The Senate wants to spend $2 million to help implement a successful 2018 ballot initiative that restored voting rights to certain felons.
The money appeared during a joint justice budget conference’s first meeting Wedensday morning.
The funds would go toward a clemency investigation service housed in the Florida Commission on Offender Review.
Sen. Jeff Brandes, who’s leading Senate justice spending negotiations, said the money would be used for “reviews of [registered] felons to make sure they have adequately fulfilled the terms of their sentence … to make sure that the terms of their sentence are actually completed.”
In a spending plan passed earlier this month, the Senate had pitched $500,000 for the same services. The House has yet to back any money for the felon-voter reviews.
More than 64 percent of voters backed Amendment 4 last year. Implementation of the ballot initiative has drawn controversy, with sides splitting on whether the constitutional change is self-implementing. Groups that supported Amendment 4 have criticized the Legislature for moving forward with plans that would require the formerly incarcerated to pay fines and fees before registering to vote.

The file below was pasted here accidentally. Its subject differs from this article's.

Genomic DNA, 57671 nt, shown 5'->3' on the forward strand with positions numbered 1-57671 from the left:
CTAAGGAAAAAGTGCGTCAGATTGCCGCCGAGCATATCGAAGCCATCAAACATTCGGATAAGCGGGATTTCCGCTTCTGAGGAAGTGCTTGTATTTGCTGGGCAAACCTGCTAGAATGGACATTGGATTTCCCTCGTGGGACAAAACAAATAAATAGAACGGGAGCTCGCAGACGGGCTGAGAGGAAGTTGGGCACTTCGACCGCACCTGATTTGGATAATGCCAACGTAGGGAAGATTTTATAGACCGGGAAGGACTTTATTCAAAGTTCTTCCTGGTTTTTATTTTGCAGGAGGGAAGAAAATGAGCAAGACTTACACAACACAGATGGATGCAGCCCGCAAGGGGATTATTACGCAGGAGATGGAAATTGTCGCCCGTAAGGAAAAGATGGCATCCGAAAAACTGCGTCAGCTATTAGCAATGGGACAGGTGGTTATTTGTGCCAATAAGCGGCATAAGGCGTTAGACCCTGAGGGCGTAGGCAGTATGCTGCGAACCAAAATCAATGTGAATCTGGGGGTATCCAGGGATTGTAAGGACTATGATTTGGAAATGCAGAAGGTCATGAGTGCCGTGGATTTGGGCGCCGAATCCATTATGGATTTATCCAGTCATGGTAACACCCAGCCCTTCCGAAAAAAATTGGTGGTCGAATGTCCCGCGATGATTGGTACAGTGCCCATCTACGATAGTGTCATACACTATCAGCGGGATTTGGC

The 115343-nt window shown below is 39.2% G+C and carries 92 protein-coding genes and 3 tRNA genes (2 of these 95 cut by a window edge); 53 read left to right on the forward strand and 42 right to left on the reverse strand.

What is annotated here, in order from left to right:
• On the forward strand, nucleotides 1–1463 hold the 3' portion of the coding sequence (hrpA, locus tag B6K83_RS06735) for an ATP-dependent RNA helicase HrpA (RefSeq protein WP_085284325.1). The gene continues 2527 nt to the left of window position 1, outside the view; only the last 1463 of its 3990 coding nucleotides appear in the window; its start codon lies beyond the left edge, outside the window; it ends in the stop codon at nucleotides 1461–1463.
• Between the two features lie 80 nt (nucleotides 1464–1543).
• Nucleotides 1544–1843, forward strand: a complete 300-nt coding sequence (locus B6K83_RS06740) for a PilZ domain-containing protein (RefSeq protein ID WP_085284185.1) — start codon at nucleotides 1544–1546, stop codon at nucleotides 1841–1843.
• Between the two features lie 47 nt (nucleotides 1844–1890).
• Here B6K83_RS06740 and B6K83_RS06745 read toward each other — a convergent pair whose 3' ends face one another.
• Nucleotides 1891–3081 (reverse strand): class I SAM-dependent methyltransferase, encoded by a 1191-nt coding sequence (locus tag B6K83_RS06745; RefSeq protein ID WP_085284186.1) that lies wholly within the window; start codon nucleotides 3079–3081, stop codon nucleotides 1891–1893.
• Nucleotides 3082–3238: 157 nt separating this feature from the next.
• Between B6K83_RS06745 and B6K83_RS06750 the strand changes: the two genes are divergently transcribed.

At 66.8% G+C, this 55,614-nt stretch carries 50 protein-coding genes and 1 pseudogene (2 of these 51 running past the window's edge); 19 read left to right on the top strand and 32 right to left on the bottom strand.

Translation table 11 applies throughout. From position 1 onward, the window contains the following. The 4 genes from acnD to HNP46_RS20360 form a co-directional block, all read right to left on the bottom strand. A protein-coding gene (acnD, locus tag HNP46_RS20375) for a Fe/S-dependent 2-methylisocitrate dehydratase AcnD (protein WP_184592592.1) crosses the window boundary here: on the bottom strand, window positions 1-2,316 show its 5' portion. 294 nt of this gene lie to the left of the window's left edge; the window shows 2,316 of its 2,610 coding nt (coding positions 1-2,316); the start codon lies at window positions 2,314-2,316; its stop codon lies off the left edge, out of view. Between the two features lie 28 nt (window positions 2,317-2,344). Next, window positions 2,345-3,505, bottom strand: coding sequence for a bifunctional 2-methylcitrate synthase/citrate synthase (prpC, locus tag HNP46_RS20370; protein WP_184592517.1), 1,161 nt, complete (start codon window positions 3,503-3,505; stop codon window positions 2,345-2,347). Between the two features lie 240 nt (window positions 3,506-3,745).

The House could vote Wednesday on a bill to implement the amendment. A similar measure passed its last committee stop in the Senate on Tuesday. Fiscal analyses for those bills have only pointed to increased costs at the Department of State and potentially at the Department of Corrections.
Overall, Brandes said, the House and Senate justice spending plans are not too far apart.
“I don’t think we’re that far apart on most of these issues,” Brandes said. “We’re going to work throughout [Wednesday], but I think the story of this budget is that we started relatively close so I don’t think there’s far to go.”
The Senate’s offer does not address a federal judge’s recent ruling that the state must treat all inmates who have a hepatitis C infection.
“Right now we’re still working with the Governor’s Office on this issue to try to figure out exactly what they need,” Brandes said. “They feel like they’re ahead of schedule on some of that, so it might be that we punt to next Session and see where we are because we’re coming back early.”